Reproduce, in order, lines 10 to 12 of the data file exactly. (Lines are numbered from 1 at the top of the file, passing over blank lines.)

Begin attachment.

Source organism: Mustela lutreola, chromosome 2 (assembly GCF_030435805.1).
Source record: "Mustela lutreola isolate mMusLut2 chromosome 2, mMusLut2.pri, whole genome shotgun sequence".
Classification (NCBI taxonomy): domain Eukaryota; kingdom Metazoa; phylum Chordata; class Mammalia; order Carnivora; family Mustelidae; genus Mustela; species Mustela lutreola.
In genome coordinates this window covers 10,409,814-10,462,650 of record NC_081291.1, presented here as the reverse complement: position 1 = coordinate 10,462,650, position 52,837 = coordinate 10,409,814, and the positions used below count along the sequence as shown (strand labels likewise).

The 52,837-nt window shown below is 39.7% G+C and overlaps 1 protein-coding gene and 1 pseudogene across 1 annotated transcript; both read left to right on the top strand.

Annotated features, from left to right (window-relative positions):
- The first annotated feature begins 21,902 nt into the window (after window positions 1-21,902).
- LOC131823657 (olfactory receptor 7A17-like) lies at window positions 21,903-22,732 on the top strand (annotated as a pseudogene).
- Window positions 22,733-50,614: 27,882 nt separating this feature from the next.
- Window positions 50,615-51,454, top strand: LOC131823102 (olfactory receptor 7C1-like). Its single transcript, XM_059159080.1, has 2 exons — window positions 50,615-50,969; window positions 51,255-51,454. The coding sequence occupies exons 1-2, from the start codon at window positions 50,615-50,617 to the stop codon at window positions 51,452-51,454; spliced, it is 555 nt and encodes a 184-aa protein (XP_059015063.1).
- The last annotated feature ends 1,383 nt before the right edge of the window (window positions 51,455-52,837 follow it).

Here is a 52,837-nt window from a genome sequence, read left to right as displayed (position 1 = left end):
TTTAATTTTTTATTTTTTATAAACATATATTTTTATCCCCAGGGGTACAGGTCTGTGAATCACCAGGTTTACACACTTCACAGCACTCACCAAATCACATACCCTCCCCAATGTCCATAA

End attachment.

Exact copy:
- Window positions 50,615-51,454, top strand: LOC131823102 (olfactory receptor 7C1-like). Its single transcript, XM_059159080.1, has 2 exons — window positions 50,615-50,969; window positions 51,255-51,454. The coding sequence occupies exons 1-2, from the start codon at window positions 50,615-50,617 to the stop codon at window positions 51,452-51,454; spliced, it is 555 nt and encodes a 184-aa protein (XP_059015063.1).
- The last annotated feature ends 1,383 nt before the right edge of the window (window positions 51,455-52,837 follow it).

Here is a 52,837-nt window from a genome sequence, read left to right as displayed (position 1 = left end):